This project will give you the chance to utilize all the new skills you have learned in this course.
Here are some resources for finding datasets that are preloaded in your R libraries:
Link to list of all datasets that are preloaded with library(supernova)
Link to list of all datasets that are preloaded with library(Lock5withR)
Link to list of all datasets that are preloaded with library(fivethirtyeight)
Link to list of all datasets that are preloaded with library(dslabs)
You can also try searching for datasets on the following websites:
Part I: Explore Variation
In this section, you want to set the stage for this Jupyter notebook.
Start with things like your research interests and your data. You may want to explain where the data came from or how it was collected. You may have a research question in mind or you may want to make some visualizations so that you can start wondering, "What might be the data generating process that generated this distribution?"
This section should include any visualizations and word equations you might create in order to start addressing your research questions and interests. If you need to clean your data or create new variables, that should also belong in this section along with explanations of what you did and why.
Part II: Model Variation
In this section, you want to create formal models of the ideas you have been exploring so far.
You might include things like specifying and fitting models, describing alternative models, and depicting the models visually (e.g., as predictions added to your exploratory graphs). You also want to figure out how much error has been reduced by your model.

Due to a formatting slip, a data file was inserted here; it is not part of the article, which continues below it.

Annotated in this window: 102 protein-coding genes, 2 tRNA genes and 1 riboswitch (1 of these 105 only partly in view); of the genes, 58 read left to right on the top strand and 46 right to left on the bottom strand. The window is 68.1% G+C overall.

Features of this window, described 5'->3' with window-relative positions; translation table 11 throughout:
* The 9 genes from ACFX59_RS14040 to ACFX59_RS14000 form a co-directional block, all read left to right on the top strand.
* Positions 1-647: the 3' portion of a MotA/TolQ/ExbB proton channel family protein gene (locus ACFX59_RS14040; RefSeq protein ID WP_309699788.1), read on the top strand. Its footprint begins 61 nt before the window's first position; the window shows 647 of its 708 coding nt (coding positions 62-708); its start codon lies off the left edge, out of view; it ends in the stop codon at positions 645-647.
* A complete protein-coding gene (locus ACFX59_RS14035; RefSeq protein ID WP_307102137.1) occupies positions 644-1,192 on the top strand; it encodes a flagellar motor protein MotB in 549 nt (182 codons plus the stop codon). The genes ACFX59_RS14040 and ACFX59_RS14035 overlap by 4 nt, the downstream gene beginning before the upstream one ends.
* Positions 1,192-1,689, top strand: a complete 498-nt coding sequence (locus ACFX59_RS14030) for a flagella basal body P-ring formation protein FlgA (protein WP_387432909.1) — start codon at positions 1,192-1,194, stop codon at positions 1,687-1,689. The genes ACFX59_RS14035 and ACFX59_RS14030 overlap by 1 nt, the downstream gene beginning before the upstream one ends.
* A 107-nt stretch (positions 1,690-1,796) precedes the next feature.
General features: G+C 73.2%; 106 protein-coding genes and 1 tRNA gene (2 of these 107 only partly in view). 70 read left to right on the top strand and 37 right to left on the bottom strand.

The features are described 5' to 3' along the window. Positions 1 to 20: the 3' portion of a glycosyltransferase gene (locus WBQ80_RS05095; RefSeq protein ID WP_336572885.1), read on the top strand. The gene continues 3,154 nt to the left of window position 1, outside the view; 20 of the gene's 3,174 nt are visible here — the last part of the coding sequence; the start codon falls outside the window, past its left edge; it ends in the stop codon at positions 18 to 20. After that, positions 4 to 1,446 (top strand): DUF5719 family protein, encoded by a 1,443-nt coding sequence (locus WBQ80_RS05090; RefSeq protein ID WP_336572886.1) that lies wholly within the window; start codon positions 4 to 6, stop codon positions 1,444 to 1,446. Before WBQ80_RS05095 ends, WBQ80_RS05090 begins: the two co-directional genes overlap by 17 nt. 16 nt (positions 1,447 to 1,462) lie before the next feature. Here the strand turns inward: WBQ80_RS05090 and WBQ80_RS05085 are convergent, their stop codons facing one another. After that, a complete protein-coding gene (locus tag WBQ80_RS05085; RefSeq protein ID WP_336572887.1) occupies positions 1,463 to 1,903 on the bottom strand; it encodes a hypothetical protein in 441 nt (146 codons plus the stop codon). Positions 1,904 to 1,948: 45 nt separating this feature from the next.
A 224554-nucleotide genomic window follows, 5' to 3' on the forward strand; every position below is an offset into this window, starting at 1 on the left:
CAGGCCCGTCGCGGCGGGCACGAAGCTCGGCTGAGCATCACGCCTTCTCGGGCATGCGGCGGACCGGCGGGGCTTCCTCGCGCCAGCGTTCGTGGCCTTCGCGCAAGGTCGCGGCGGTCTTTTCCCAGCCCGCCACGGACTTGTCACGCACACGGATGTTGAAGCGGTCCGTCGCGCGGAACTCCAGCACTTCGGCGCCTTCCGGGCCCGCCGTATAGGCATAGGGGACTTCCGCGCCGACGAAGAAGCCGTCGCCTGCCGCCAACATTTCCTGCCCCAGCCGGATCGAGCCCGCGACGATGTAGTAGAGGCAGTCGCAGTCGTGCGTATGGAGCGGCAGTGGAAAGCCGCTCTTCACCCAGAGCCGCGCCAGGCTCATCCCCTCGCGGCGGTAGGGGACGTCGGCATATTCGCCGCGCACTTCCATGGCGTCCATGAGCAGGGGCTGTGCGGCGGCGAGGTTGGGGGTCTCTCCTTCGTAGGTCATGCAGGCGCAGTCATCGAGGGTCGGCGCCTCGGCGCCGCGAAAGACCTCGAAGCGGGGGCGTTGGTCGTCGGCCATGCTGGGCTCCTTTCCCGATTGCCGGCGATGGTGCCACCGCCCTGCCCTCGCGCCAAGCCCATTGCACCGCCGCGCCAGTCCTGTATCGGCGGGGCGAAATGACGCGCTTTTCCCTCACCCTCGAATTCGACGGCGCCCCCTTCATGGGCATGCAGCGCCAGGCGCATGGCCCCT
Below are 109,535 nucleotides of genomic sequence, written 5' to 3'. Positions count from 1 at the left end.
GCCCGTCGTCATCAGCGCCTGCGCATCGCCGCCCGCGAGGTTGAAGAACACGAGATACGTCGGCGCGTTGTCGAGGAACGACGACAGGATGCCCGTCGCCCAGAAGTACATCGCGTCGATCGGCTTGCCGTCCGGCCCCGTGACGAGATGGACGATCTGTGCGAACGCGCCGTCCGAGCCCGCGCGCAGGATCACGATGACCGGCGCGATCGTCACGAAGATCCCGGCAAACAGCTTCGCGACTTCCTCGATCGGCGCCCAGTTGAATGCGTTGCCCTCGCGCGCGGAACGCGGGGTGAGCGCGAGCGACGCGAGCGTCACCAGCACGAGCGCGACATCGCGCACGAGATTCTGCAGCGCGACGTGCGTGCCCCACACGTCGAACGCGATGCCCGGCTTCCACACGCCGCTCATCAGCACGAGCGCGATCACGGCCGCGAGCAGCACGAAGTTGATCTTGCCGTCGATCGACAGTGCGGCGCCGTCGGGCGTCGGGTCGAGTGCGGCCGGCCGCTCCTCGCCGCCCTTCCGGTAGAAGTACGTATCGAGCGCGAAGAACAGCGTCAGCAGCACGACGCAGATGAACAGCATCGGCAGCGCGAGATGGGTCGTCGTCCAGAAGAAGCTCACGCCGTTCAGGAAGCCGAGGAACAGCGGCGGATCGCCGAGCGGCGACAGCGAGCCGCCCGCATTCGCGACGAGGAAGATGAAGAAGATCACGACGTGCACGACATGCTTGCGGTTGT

Then you want to consider which of these models might represent the DGP that produced your data. You may want to use a random data generating processes (such as
shuffle()) to examine whether the relationship you see in your empirical data are similar to those created by a random process.
Part III: Evaluate Models
In this section, you want to evaluate your models to come up with the best estimates for a model of the DGP.
You want to include formally comparing your model(s) to the empty model. Is your model more reasonable than the empty model? Explain how you decided. What is/are the best model(s) of the DGP according to your data? (What is a reasonable range of estimates?)
What have you learned about the DGP from your analysis? What are some strengths and limitations of your analysis? From what we have done so far, are we able to determine whether your explanatory variable causes changes in the outcome variable? Why or why not?